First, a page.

Amateur Choi: Runner-up means more than money

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BEDMINSTER, N.J. – South Korea’s Hye-Jin Choi watched her bid to make history disappear in the pond aside the 16th green Sunday at the U.S. Women’s Open.

In the end, the 17-year-old amateur didn’t become the youngest player to win a women’s major.

She didn’t become the first amateur in 40 years to win the U.S. Women’s Open, either.

But what a brilliant show she put on trying.

“I get the runner-up, and it is unbelievably joyous for me,” she said.

Choi birdied the 15th hole, aside President Donald Trump’s private box, to gain a share of the lead with Sung Hyun Park, but Choi watched that good work come undone when her 7-iron sailed short and right into the water at the 16th.


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Choi made double bogey and ended up finishing solo second. She said the 7-iron wasn’t the right club.

“I was trying to squeeze that distance, and maybe that extra effort somehow ended up in the missed shot,” Choi said.

Choi’s second-place finish was nonetheless the most accomplished runner-up finish ever by an amateur in this championship. Her 9-under 279 total was the lowest by an amateur in the history of the U.S. Women’s Open. She beat the previous mark of 283 set by Grace Park in 1999.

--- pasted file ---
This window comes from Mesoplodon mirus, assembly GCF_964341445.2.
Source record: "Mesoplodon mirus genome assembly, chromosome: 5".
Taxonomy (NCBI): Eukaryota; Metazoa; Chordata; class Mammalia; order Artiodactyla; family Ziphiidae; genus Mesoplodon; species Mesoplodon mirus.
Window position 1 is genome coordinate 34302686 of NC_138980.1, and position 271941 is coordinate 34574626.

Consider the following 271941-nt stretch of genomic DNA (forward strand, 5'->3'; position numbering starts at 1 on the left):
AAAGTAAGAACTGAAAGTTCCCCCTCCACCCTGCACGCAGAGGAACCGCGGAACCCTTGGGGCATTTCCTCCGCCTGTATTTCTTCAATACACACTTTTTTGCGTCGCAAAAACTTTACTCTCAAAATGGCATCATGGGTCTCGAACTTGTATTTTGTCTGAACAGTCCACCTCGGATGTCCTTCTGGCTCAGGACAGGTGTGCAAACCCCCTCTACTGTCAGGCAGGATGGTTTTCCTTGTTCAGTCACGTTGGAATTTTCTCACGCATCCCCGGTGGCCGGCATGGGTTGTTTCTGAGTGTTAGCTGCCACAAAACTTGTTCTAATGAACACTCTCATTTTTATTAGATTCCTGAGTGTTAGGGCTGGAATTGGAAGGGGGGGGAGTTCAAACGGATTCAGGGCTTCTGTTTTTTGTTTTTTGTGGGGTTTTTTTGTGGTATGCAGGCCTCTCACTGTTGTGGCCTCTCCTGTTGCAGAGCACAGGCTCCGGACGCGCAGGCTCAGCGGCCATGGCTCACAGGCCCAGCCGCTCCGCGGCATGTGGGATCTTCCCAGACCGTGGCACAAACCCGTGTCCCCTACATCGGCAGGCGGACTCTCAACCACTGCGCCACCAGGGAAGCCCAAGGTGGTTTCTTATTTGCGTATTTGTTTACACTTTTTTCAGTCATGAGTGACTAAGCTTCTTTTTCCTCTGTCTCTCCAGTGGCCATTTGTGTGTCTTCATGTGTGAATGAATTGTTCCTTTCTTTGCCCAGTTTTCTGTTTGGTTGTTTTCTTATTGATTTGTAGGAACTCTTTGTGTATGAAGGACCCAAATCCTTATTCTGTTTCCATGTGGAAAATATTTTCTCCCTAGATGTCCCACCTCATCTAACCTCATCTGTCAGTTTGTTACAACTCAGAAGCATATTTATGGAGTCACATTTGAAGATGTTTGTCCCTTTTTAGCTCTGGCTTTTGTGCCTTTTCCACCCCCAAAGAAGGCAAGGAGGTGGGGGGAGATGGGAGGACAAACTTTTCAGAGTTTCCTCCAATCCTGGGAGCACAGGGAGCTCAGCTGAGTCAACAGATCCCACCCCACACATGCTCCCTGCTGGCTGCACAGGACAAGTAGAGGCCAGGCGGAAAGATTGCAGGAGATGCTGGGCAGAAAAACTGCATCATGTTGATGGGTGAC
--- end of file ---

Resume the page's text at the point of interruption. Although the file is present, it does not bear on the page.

Choi is the fourth amateur to finish solo second in the championship, the firs since Jenny Chuasiriporn in 1998, who memorably lost in a playoff to Se Ri Pak.

Choi is expected to turn pro later this year, but she said she wasn’t fretting leaving a $540,000 second-place finish on the table at Trump National.

“It would be nice if I could get the money, but I think my primary goal was to come here and compete,” she said. “So, to me, getting second place actually means more to me. It’s a greater honor for me. I am not really focusing on the prize money for now.”